ISIS Allies Used Cryptocurrency To Raise Millions For Terrorism

Source: Adobe / Catalin Pop

Middle Eastern terror groups associated with ISIS are increasingly turning to cryptocurrencies to conduct their operations, according to a new report from TRM Labs.

On Friday, blockchain compliance and analytics firm wrote which has found “growing on-chain evidence” of the organization’s networks in digital assets from Tajikistan, Indonesia, Pakistan and Afghanistan, especially the Tether (USDT) stablecoins on the Tron (TRX) network.

According to the firm, one such group in Tajikistan controlled an address that received $2 million in USDT on Tron in 2022, as part of a fundraising campaign to recruit fighters for an ISIS affiliate, ISKP.

“ISKP has long sought to recruit Tajiks to join ISKP in Afghanistan and launch attacks against the Tajik government,” TRM Labs explained. “In 2022, ISKP launched its first attacks in Tajikistan.”

The parties behind the address used a KYC-controlled exchange to cash out some of their funds, which allowed TRM Labs and the exchange to track and arrest Shamil Hukumatov, a prominent ISIS fundraiser, last month.

That is the crux of the matter when it comes to regulating cryptocurrencies, especially in the West. While technology advocates often champion digital assets as tools for financial sovereignty and privacy, their loudest critics in Washington they see it as potential avenues for money laundering and sanctions violation that are not available using traditional banking rails.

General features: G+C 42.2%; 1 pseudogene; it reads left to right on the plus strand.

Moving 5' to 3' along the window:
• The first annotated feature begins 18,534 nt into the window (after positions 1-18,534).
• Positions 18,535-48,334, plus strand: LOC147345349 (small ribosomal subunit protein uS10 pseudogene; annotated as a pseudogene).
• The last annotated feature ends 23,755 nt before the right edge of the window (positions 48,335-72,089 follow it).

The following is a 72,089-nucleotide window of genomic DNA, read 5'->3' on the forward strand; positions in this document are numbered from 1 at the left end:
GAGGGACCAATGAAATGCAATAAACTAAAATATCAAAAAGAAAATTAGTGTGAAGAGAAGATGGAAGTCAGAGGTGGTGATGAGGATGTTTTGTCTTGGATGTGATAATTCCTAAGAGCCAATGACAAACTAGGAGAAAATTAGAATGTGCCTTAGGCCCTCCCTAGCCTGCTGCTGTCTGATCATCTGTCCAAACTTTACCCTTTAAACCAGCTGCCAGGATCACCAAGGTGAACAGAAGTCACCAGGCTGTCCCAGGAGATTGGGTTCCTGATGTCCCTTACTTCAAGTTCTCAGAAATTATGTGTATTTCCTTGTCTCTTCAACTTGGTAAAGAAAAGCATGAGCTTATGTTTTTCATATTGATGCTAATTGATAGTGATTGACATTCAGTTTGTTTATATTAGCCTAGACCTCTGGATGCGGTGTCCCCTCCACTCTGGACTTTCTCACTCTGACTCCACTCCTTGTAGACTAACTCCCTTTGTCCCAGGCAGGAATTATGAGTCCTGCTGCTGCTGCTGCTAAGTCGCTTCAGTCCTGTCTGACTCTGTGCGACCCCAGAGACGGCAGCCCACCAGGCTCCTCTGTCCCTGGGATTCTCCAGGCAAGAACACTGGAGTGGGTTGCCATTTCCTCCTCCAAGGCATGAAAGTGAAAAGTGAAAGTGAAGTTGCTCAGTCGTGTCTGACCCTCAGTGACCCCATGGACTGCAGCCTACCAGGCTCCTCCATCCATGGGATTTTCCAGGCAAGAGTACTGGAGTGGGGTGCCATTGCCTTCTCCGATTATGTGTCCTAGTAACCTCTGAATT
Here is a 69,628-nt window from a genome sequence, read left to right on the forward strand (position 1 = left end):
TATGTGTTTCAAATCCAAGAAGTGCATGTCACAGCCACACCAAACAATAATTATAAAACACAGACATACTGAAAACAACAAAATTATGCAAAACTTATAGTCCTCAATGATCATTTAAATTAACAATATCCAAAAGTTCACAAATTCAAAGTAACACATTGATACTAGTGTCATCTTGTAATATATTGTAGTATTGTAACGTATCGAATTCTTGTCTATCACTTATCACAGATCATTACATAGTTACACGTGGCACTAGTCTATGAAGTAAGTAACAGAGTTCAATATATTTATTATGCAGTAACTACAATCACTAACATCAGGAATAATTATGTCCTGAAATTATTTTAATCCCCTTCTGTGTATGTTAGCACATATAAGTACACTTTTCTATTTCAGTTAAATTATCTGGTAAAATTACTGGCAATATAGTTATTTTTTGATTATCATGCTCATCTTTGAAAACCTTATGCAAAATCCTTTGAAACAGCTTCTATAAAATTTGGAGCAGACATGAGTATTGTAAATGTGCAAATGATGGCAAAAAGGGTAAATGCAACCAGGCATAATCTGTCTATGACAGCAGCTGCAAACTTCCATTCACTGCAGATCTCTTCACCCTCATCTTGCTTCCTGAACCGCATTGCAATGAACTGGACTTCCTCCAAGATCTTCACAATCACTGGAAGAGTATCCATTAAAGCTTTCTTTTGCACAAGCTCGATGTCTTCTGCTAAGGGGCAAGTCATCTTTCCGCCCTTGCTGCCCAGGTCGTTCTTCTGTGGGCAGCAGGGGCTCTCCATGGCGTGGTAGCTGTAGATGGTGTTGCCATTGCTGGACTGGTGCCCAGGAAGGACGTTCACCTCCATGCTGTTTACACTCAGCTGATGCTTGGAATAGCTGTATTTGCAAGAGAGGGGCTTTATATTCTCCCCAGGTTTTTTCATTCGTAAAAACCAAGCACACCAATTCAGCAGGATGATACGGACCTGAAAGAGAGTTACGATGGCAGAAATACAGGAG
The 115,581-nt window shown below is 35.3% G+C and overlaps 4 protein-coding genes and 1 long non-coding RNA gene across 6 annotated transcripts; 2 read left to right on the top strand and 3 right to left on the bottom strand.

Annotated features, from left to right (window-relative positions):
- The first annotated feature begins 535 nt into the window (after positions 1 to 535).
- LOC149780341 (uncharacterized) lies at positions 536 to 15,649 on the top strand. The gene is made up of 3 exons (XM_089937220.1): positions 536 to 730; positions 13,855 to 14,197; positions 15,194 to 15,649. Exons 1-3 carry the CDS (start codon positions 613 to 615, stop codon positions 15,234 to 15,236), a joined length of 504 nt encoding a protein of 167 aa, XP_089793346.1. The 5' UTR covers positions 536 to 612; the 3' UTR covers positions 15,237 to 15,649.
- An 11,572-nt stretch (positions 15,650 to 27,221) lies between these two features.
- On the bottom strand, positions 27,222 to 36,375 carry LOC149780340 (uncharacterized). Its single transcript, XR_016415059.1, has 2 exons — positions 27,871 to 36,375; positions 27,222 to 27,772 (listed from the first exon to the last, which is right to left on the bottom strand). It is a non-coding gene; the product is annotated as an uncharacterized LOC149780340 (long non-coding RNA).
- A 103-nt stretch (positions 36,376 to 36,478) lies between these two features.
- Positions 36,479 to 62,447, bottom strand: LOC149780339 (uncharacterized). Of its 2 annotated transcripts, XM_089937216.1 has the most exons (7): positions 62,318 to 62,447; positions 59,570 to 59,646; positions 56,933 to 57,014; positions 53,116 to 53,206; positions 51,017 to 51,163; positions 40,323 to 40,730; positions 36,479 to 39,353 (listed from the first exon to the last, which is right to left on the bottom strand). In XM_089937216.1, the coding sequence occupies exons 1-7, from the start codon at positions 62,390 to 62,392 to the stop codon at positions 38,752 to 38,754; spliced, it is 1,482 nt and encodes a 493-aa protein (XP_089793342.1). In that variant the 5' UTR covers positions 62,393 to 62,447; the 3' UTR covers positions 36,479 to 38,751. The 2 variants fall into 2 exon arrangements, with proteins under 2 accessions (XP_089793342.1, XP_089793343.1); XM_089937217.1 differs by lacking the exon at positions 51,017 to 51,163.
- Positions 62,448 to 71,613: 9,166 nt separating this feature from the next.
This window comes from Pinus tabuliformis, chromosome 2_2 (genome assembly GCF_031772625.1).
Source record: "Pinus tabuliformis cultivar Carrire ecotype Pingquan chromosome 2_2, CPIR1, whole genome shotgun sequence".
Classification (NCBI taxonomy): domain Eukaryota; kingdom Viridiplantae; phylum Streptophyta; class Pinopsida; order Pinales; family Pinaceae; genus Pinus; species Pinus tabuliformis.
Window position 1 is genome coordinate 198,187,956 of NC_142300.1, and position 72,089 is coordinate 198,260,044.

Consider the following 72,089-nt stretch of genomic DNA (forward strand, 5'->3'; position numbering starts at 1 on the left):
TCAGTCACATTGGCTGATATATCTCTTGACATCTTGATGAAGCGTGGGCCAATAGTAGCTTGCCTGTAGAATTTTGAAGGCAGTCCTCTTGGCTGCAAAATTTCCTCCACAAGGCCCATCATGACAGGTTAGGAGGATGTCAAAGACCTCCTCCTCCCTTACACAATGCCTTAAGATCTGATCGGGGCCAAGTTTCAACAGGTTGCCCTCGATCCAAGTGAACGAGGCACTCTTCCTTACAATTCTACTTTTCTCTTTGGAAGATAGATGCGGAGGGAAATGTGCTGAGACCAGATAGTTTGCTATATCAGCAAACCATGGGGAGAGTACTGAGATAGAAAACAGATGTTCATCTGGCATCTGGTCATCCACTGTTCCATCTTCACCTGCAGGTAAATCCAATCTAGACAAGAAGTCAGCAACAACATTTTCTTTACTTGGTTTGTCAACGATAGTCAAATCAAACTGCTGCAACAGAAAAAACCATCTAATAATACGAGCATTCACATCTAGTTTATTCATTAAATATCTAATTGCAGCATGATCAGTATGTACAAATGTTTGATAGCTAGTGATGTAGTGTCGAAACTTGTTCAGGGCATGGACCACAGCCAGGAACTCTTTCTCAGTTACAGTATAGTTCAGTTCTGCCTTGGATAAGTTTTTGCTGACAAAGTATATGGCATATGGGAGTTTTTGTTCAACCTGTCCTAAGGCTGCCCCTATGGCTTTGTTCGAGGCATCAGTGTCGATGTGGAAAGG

Regulators in the United States have made no move towards a complete ban on cryptocurrencies, but the US Treasury Department has. noted its active use for terrorist financing and other forms of illicit financing, including by ISIS.

In fact, a bipartisan Senate bill proposed last week seeks to grant the Treasury Department new authorities to crack down on DeFi exchange operators who fail to comply with know-your-customer (KYC) and anti-money laundering (AML) obligations typical of centralized exchanges.

financing of global terrorism

In addition to Tajikistan, terrorist organizations had accounts in Indonesia that received $517,000 as part of fake fundraising campaigns to free ISIS families being held in Syrian camps, again using USDT on Tron.

Earlier this year, a media unit connected to ISPP, a Pakistani affiliate of ISIS, posted messages on an ISIS messaging server that included several cryptographic addresses. The account owner claimed to be requesting funds to help survivors of the February 2023 earthquakes in Turkey and Syria, but TRM Labs had already marked the addresses as being connected to ISPPs.

“Finding these campaigns, tracking donations on the blockchain, and identifying donors is critical to mapping and potentially disrupting pro-ISIS networks around the world,” the firm concluded.